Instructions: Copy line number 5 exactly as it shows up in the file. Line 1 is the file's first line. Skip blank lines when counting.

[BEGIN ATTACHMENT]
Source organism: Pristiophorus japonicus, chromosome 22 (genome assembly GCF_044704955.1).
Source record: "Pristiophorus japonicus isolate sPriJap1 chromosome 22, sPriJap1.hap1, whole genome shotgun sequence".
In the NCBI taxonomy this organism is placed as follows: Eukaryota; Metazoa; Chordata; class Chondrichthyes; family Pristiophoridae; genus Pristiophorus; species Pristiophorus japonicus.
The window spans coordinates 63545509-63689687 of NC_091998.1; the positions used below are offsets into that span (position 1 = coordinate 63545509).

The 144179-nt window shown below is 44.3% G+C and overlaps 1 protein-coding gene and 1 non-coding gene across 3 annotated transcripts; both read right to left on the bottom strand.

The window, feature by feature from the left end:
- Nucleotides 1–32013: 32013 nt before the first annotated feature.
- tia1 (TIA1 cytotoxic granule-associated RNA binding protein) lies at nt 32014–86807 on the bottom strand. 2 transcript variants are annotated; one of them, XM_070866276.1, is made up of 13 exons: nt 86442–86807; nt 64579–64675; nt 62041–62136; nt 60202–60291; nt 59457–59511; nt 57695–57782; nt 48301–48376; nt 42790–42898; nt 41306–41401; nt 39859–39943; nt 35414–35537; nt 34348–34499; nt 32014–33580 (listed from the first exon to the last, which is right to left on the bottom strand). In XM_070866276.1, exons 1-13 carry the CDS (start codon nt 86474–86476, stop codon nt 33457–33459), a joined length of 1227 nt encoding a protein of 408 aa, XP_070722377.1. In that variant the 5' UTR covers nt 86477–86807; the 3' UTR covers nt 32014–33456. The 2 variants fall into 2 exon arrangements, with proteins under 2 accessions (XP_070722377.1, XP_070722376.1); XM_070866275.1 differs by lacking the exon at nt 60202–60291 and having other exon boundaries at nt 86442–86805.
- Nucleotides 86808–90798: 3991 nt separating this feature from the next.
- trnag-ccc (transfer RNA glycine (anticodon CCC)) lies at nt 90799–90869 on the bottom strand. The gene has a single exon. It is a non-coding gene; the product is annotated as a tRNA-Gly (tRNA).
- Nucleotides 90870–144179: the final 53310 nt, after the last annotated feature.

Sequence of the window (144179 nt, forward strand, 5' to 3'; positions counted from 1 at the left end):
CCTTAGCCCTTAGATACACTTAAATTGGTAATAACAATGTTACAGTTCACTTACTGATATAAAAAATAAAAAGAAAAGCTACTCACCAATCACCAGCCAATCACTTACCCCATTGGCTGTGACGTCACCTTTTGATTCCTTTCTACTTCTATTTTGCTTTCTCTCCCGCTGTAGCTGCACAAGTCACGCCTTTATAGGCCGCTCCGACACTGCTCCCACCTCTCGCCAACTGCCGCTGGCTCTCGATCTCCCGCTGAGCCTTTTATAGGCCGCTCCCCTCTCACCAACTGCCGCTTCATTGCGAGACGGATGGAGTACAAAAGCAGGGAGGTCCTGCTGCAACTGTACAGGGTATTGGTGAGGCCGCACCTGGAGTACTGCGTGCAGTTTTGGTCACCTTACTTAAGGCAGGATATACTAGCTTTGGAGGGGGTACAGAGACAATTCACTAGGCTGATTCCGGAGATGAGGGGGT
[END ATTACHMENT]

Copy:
The 144179-nt window shown below is 44.3% G+C and overlaps 1 protein-coding gene and 1 non-coding gene across 3 annotated transcripts; both read right to left on the bottom strand.